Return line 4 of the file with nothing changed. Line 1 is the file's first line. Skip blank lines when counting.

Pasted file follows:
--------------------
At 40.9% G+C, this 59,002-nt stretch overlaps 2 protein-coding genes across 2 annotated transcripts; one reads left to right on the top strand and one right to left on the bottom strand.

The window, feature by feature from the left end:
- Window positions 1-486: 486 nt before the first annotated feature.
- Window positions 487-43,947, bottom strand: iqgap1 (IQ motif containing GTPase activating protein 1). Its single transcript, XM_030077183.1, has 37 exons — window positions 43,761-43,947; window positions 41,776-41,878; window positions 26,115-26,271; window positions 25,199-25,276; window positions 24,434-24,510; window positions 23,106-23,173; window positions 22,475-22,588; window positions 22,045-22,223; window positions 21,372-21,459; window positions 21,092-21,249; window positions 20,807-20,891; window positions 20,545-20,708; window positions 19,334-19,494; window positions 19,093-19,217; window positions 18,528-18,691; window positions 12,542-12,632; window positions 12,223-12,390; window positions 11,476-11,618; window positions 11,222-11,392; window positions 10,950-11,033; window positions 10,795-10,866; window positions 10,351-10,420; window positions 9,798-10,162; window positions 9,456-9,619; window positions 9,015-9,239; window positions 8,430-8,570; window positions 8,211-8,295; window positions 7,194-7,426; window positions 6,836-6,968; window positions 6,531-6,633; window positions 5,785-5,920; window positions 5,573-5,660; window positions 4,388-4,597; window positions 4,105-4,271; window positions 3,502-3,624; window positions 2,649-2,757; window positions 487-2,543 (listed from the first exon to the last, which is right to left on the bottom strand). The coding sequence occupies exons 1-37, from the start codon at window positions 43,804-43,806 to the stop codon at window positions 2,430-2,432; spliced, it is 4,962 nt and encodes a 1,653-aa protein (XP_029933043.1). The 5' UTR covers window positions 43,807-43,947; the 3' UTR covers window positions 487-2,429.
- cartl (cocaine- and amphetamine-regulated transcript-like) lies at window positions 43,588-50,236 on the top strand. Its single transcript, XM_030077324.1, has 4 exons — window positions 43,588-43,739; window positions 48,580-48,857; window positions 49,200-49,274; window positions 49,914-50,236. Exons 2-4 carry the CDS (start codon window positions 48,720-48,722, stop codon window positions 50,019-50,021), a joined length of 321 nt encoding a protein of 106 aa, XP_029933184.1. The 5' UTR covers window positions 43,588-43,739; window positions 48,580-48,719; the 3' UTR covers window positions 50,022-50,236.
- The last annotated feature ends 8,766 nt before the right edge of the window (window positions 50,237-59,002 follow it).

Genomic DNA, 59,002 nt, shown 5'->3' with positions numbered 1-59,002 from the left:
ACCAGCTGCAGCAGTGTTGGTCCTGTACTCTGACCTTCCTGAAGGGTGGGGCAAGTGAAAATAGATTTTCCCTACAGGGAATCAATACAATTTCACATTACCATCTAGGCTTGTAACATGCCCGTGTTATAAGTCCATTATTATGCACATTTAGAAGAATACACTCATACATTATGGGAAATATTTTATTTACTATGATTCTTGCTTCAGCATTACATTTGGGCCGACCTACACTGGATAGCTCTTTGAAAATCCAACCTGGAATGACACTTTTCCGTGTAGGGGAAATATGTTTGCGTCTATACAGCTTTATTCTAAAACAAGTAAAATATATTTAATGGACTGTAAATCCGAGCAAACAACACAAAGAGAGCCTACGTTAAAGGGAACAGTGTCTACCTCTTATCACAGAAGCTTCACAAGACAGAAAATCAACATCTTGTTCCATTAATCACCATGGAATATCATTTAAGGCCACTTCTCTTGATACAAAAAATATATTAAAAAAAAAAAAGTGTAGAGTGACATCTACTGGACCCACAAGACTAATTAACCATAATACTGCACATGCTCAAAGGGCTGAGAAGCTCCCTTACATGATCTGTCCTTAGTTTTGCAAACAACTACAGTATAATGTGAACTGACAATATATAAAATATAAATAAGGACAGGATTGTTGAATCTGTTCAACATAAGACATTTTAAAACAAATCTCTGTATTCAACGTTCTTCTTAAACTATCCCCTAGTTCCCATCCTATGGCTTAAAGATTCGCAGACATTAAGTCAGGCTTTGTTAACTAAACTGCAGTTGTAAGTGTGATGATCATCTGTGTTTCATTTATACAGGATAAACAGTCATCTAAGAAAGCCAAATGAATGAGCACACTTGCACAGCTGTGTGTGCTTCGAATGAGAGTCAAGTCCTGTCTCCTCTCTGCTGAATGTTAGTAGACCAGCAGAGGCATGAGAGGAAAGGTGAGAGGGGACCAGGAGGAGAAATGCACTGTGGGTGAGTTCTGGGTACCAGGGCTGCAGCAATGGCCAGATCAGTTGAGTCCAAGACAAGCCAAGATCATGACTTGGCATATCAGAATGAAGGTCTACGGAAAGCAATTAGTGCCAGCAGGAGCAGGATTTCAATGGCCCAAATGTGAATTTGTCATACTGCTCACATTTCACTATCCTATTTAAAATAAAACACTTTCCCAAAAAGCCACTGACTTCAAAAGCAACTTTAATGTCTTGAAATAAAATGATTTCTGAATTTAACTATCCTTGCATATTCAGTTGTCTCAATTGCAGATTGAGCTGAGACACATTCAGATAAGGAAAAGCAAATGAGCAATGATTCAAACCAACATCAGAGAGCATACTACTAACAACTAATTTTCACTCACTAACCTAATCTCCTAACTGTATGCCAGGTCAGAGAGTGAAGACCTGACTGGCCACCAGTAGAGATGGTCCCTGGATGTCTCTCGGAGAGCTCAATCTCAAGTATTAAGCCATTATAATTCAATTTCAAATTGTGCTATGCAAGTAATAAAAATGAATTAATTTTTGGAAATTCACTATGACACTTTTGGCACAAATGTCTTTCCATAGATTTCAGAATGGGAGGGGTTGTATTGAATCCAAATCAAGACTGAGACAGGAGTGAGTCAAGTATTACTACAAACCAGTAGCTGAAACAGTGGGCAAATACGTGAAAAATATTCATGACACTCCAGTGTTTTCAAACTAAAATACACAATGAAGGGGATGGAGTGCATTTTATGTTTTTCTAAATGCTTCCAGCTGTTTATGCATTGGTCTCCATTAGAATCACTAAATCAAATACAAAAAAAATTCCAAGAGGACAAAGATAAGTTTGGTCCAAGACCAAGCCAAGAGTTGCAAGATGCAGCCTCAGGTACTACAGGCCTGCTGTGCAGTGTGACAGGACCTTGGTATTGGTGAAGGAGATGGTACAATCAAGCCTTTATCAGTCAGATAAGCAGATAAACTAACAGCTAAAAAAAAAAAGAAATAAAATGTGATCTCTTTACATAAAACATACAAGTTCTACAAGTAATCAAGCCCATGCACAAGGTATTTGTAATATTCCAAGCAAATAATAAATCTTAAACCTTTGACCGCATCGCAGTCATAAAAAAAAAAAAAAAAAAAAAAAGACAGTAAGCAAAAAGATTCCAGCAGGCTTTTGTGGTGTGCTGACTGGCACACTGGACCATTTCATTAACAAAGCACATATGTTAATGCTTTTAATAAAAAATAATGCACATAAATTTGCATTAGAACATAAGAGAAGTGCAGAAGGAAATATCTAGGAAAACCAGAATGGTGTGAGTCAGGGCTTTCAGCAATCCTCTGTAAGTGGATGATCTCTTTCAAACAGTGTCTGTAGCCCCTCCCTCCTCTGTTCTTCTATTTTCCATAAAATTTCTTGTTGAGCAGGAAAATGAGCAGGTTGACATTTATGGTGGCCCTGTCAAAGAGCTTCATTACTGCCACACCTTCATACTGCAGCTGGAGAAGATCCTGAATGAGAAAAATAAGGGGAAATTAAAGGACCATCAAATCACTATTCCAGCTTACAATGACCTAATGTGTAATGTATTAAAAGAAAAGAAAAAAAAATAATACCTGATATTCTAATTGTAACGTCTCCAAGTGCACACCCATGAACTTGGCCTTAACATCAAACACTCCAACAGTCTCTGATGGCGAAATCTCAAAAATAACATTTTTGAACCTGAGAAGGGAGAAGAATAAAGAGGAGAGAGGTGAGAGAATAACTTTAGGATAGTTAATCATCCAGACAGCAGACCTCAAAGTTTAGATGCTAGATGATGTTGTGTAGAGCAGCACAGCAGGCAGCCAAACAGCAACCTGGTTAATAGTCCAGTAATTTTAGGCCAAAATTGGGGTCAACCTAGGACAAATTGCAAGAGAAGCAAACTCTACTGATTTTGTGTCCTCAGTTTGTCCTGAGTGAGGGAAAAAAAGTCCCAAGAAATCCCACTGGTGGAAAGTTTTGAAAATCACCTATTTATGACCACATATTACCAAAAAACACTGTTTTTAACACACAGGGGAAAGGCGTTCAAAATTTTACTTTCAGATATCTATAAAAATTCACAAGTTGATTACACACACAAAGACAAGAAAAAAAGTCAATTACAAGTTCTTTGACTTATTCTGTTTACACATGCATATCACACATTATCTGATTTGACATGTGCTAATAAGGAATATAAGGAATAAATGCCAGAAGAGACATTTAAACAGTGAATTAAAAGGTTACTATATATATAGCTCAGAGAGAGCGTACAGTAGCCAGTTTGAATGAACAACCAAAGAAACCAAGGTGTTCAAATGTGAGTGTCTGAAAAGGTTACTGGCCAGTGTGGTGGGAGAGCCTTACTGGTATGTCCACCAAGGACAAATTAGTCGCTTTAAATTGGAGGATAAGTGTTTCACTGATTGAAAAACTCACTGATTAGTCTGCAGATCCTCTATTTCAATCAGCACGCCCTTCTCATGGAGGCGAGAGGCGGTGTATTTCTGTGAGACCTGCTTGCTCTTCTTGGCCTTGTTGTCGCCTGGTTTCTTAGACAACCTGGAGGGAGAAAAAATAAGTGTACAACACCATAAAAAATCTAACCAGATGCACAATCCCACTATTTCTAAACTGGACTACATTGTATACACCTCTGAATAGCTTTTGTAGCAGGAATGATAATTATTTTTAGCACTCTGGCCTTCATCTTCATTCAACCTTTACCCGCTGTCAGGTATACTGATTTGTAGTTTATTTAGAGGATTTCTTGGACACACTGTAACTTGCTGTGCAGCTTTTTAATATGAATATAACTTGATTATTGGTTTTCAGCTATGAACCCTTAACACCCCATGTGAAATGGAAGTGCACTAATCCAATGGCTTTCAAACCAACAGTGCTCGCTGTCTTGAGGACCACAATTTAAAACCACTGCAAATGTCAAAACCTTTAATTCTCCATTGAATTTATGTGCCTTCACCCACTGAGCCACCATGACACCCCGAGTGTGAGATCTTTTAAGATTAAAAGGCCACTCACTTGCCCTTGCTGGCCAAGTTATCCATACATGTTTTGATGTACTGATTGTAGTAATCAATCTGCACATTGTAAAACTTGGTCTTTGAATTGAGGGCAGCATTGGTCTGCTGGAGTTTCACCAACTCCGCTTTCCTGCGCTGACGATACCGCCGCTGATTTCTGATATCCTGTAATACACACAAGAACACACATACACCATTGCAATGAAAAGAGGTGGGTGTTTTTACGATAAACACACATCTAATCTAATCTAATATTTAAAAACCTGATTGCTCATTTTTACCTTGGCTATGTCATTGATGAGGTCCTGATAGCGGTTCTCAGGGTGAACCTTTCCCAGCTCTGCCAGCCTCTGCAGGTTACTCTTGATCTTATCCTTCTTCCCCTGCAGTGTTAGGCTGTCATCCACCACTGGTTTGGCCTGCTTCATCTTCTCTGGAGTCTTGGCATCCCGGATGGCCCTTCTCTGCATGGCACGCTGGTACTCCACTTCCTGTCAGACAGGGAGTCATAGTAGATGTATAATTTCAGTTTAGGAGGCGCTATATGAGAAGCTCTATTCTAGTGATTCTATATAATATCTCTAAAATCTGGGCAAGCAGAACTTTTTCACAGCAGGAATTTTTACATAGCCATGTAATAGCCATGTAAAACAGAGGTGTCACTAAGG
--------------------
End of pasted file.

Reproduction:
- Window positions 487-43,947, bottom strand: iqgap1 (IQ motif containing GTPase activating protein 1). Its single transcript, XM_030077183.1, has 37 exons — window positions 43,761-43,947; window positions 41,776-41,878; window positions 26,115-26,271; window positions 25,199-25,276; window positions 24,434-24,510; window positions 23,106-23,173; window positions 22,475-22,588; window positions 22,045-22,223; window positions 21,372-21,459; window positions 21,092-21,249; window positions 20,807-20,891; window positions 20,545-20,708; window positions 19,334-19,494; window positions 19,093-19,217; window positions 18,528-18,691; window positions 12,542-12,632; window positions 12,223-12,390; window positions 11,476-11,618; window positions 11,222-11,392; window positions 10,950-11,033; window positions 10,795-10,866; window positions 10,351-10,420; window positions 9,798-10,162; window positions 9,456-9,619; window positions 9,015-9,239; window positions 8,430-8,570; window positions 8,211-8,295; window positions 7,194-7,426; window positions 6,836-6,968; window positions 6,531-6,633; window positions 5,785-5,920; window positions 5,573-5,660; window positions 4,388-4,597; window positions 4,105-4,271; window positions 3,502-3,624; window positions 2,649-2,757; window positions 487-2,543 (listed from the first exon to the last, which is right to left on the bottom strand). The coding sequence occupies exons 1-37, from the start codon at window positions 43,804-43,806 to the stop codon at window positions 2,430-2,432; spliced, it is 4,962 nt and encodes a 1,653-aa protein (XP_029933043.1). The 5' UTR covers window positions 43,807-43,947; the 3' UTR covers window positions 487-2,429.